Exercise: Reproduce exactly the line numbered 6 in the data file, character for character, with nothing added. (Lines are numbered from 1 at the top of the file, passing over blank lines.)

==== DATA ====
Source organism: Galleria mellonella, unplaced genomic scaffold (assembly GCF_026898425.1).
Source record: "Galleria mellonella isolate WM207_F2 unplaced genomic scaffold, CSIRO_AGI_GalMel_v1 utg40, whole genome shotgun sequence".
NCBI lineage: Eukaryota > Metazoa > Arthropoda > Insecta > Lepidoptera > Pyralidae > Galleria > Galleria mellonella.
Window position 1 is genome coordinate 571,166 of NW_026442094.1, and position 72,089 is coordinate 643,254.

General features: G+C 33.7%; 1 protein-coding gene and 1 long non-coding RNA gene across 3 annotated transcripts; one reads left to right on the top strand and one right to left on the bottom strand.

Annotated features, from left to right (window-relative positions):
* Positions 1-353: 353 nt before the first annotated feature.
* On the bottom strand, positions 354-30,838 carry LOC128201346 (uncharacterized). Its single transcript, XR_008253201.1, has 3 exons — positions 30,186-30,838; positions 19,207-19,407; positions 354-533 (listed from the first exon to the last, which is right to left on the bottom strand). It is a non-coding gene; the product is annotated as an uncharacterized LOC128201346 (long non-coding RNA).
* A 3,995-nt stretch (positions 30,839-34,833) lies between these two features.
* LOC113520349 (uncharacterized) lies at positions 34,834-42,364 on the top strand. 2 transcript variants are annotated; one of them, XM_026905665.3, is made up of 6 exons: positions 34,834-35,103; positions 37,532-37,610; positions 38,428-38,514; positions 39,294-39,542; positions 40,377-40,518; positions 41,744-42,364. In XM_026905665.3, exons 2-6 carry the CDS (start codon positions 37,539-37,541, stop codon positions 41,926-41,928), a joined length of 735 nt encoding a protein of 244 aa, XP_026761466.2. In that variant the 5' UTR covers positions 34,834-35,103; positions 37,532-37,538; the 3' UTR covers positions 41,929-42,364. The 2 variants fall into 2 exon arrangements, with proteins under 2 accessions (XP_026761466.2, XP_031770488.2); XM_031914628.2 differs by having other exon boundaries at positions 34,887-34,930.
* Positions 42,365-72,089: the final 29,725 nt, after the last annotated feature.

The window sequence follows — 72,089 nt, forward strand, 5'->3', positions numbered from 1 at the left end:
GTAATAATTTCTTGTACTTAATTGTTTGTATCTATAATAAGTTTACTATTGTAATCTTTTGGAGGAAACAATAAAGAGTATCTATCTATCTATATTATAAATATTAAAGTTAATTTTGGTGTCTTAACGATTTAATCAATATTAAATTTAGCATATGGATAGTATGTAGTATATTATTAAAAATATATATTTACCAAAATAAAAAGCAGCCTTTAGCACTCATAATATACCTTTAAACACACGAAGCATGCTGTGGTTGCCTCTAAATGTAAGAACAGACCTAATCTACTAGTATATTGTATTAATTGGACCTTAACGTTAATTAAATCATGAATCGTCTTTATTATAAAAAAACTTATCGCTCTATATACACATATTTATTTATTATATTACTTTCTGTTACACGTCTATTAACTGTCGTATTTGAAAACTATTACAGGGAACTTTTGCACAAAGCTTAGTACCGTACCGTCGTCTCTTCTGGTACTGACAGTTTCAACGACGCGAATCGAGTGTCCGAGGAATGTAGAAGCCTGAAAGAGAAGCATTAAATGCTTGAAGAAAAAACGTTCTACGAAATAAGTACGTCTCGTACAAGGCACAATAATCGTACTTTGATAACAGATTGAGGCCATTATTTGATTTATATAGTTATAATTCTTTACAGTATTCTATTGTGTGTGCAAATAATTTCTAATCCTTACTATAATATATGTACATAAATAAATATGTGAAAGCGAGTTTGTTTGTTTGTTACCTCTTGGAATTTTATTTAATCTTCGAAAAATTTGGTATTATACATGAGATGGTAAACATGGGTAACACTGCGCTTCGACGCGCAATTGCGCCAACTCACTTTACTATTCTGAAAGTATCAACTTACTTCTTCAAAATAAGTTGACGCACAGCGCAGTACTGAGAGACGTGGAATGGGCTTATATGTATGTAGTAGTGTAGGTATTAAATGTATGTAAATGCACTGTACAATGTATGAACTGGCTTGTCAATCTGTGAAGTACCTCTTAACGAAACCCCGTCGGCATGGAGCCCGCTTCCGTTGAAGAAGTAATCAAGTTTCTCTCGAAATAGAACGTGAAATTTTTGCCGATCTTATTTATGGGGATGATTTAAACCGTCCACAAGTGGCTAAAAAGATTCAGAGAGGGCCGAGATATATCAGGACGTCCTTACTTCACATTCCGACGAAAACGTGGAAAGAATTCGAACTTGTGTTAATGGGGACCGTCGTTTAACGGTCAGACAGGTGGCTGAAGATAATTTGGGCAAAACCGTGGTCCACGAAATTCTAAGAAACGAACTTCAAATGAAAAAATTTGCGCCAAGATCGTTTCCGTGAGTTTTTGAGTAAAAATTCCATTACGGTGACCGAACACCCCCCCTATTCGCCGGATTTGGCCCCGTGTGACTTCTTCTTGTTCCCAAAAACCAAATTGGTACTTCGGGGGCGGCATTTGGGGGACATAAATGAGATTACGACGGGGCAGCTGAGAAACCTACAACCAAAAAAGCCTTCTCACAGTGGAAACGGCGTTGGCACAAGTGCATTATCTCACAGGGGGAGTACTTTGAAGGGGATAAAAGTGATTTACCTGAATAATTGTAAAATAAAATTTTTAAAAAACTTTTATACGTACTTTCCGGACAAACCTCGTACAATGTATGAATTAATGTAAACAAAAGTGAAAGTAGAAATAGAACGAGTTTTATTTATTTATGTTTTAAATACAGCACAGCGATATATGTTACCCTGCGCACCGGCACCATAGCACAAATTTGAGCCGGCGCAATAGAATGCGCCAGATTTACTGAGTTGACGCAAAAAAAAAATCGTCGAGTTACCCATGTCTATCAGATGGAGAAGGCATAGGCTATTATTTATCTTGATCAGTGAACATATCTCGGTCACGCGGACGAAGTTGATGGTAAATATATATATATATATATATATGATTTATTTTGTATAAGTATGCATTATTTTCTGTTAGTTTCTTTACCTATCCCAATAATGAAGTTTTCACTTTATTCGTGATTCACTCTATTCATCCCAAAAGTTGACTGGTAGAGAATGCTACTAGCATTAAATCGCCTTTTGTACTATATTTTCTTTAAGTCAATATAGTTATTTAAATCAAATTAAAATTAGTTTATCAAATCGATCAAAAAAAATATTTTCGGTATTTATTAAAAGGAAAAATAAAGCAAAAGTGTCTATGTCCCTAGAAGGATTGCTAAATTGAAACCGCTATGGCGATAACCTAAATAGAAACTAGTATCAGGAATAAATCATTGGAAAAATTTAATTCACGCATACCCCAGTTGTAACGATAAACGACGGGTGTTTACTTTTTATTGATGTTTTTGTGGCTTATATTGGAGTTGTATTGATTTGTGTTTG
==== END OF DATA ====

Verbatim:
Annotated features, from left to right (window-relative positions):